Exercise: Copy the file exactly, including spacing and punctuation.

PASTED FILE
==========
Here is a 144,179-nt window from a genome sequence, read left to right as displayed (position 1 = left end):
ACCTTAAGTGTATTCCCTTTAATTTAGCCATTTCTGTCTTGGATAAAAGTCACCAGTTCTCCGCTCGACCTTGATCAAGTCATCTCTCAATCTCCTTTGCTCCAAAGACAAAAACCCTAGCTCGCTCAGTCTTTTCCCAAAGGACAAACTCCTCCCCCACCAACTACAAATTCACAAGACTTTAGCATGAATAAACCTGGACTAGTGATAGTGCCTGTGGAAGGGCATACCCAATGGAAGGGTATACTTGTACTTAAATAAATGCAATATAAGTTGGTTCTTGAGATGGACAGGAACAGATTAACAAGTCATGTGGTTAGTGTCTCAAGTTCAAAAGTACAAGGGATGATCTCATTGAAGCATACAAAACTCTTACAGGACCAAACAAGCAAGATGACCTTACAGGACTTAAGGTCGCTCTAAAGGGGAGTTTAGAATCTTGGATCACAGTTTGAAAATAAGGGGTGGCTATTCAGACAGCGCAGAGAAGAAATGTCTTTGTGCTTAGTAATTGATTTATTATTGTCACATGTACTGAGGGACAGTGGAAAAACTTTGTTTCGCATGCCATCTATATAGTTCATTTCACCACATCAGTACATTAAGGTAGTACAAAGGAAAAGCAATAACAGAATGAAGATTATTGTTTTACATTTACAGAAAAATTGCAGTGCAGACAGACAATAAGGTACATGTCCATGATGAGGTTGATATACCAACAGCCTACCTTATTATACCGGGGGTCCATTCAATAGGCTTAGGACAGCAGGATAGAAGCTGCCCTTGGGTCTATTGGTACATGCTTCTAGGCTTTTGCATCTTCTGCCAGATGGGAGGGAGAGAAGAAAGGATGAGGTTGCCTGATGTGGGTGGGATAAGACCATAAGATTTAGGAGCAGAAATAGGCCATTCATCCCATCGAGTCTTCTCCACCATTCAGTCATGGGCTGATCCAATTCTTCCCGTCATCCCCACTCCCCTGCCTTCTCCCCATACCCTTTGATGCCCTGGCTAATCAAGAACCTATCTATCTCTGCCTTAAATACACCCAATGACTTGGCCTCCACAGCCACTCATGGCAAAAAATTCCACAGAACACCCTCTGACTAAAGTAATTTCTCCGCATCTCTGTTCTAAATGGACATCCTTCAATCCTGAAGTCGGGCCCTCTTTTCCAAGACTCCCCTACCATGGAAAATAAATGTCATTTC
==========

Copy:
Here is a 144,179-nt window from a genome sequence, read left to right as displayed (position 1 = left end):
ACCTTAAGTGTATTCCCTTTAATTTAGCCATTTCTGTCTTGGATAAAAGTCACCAGTTCTCCGCTCGACCTTGATCAAGTCATCTCTCAATCTCCTTTGCTCCAAAGACAAAAACCCTAGCTCGCTCAGTCTTTTCCCAAAGGACAAACTCCTCCCCCACCAACTACAAATTCACAAGACTTTAGCATGAATAAACCTGGACTAGTGATAGTGCCTGTGGAAGGGCATACCCAATGGAAGGGTATACTTGTACTTAAATAAATGCAATATAAGTTGGTTCTTGAGATGGACAGGAACAGATTAACAAGTCATGTGGTTAGTGTCTCAAGTTCAAAAGTACAAGGGATGATCTCATTGAAGCATACAAAACTCTTACAGGACCAAACAAGCAAGATGACCTTACAGGACTTAAGGTCGCTCTAAAGGGGAGTTTAGAATCTTGGATCACAGTTTGAAAATAAGGGGTGGCTATTCAGACAGCGCAGAGAAGAAATGTCTTTGTGCTTAGTAATTGATTTATTATTGTCACATGTACTGAGGGACAGTGGAAAAACTTTGTTTCGCATGCCATCTATATAGTTCATTTCACCACATCAGTACATTAAGGTAGTACAAAGGAAAAGCAATAACAGAATGAAGATTATTGTTTTACATTTACAGAAAAATTGCAGTGCAGACAGACAATAAGGTACATGTCCATGATGAGGTTGATATACCAACAGCCTACCTTATTATACCGGGGGTCCATTCAATAGGCTTAGGACAGCAGGATAGAAGCTGCCCTTGGGTCTATTGGTACATGCTTCTAGGCTTTTGCATCTTCTGCCAGATGGGAGGGAGAGAAGAAAGGATGAGGTTGCCTGATGTGGGTGGGATAAGACCATAAGATTTAGGAGCAGAAATAGGCCATTCATCCCATCGAGTCTTCTCCACCATTCAGTCATGGGCTGATCCAATTCTTCCCGTCATCCCCACTCCCCTGCCTTCTCCCCATACCCTTTGATGCCCTGGCTAATCAAGAACCTATCTATCTCTGCCTTAAATACACCCAATGACTTGGCCTCCACAGCCACTCATGGCAAAAAATTCCACAGAACACCCTCTGACTAAAGTAATTTCTCCGCATCTCTGTTCTAAATGGACATCCTTCAATCCTGAAGTCGGGCCCTCTTTTCCAAGACTCCCCTACCATGGAAAATAAATGTCATTTC